Bad company: fixing a toxic company culture

Your company culture has a major impact on the health of your company.

When your company culture is toxic, it will be difficult for your team to show up to do their best work.

By Sonia Thompson

In June this year, Netflix let go of its communications chief for “his descriptive use of the N-word on at least two occasions at work”, according to an internal memo sent by CEO Reed Hastings. The former employee had been with the company more than six years.

It reminded me of the drama surrounding the revival and subsequent axing of Roseanne – the show ABC cancelled after Roseanne Barr made a “racist joke” on Twitter about former presidential adviser Valerie Jarrett. Last year, investors asked Uber’s co-founder and CEO Travis Kalanick to step down after a series of scandals and reports of a toxic company culture. 

Your company culture has a major impact on the health of your company. Because business is about belonging, when your company culture is toxic and unhealthy, it will be difficult for your employees to do their best work individually, operate as a high-performing team, or deliver remarkable experiences to your customers. 

The forceful actions taken by Netflix, Disney (ABC’s parent company), and eventually Uber to sever relationships with key people within their companies demonstrates not only that company culture is important enough to be prioritised and protected, but that it also heavily influenced by people in top positions. 

"If you don't deal with the core beliefs of people at the top it's just going to trickle down." Sam Murray, OneDigital

Sam Murray is the managing director at OneDigital, an employee benefits company. She has spent years counselling, coaching, and training executives, particularly after they have behaved badly. She told me what she’s observed about how leadership behaviour impacts company culture: “If you don’t deal with the core beliefs of the people at the top, it’s just going to trickle down... [these companies] had policies, they trained people, but the people at the top are the ones that are the most guilty of that behaviour and people see that.

Employees recognise inauthentic behaviour, and so then pretty soon nobody’s behaving correctly, even though the policy is written. Everybody signs their documents that they are trained, but once you allow it at the highest level it eventually becomes a virus in the company.” 

To build and nurture a company culture that is healthy and serves as a source of competitive advantage, make sure your leadership leads by example.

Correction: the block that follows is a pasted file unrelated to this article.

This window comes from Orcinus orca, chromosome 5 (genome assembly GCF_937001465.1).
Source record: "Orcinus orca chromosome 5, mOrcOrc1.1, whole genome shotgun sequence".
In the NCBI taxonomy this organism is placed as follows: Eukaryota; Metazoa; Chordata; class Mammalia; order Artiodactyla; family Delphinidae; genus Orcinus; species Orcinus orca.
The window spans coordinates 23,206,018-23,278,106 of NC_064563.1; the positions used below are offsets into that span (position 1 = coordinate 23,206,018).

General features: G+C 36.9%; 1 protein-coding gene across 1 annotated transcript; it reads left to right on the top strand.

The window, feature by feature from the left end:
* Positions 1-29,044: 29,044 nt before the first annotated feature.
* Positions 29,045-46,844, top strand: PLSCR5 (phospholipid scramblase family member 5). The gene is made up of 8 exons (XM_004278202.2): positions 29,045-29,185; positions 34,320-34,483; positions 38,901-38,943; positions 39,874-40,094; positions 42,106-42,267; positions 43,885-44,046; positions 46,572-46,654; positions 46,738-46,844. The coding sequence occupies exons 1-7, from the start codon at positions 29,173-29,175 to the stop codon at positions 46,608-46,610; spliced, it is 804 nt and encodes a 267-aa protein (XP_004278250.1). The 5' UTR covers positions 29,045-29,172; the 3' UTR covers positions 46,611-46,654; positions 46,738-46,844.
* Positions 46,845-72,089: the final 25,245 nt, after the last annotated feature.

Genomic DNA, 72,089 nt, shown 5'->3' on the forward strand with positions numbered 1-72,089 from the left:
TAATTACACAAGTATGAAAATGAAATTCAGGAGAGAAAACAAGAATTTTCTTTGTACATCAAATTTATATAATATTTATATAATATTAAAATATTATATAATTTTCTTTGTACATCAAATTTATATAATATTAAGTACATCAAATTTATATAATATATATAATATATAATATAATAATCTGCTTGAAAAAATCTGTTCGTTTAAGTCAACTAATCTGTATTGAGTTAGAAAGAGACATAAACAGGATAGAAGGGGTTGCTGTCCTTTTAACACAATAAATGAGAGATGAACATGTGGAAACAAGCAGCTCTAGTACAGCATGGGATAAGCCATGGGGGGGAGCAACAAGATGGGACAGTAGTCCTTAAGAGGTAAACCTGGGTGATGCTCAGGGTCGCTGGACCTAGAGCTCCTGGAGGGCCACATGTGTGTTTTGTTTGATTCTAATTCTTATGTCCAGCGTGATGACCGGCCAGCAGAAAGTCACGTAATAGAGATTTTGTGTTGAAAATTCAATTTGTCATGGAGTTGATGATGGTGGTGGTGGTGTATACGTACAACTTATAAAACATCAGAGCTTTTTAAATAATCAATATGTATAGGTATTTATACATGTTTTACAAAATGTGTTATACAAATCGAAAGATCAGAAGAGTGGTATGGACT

Here are three high-level steps to do it: 

1. Declare your mission, vision and values.

The memo Hastings sent explained that he fired the communications chief because his behaviour “showed unacceptably low racial awareness and sensitivity and is not in line with our values as a company.” 

To get your employees to embody the values of your company, be deliberate about declaring those values and making sure everyone on your team knows what they are and what they look like in practice. Document your values. Communicate them to everyone on the team often. Then, consistently celebrate team members who embody those values, so all are aware of what good looks like. 

Professional Development: Being a positive leader: learn how to motivate, communicate and navigate changes when they occur in the professional environment.

2. Seize teachable moments.

We’re all human. As such, there will be plenty of times when we make mistakes. But with the right mindset, mistakes are really just opportunities for us to learn. As a leader, those learnings should translate into teachable moments that help everyone in your company grow. 

Let’s go back to the Hastings memo, wherein the Netflix chief admits he missed a teachable moment after the communication chief’s first use of the N-word: “As I reflect on this, at this first incident, I should have done more to use it as a learning moment for everyone at Netflix about how painful and ugly that word is, and that it should not be used. 

"I realise that my privilege has made me intellectualise or otherwise minimise race issues like this. I need to set a better example by learning and listening more so I can be the leader we need.” 

3. Don't tolerate behaviour that violates your values.

Once your team is clear on your values, and you’ve corrected behaviour that isn’t aligned with those values, you’ve got to take action to preserve them. As in the case of the companies previously mentioned, that may mean separating employees from the company. 

Early in my corporate career, a senior leader apologised to me after a company leader in another division had made racially insensitive comments. Nothing happened to the offender. Because no action was taken, I didn’t feel like I belonged at the company. 

I was in a much junior position than the person who’d made the inappropriate comments, and remember feeling like the company wasn’t really serious about stamping out bad behaviour if it came from someone with an “important enough role”. Eventually, I left the company. 

Work to create a safe space within your company, so everyone on the team feels valued and like they belong. That may mean having difficult conversations or making tough decisions. But protecting and nurturing a thriving culture is worth it.

This article was originally published on Inc.com.

Read next: 5 myths about corporate business culture


Like what you're reading? Enter your email to receive the fortnightly INTHEBLACK e-newsletter.

October 2018
October 2018

Read the October issue

Each month we select the must-reads from the current issue of INTHEBLACK. Read more now.

CONTENTS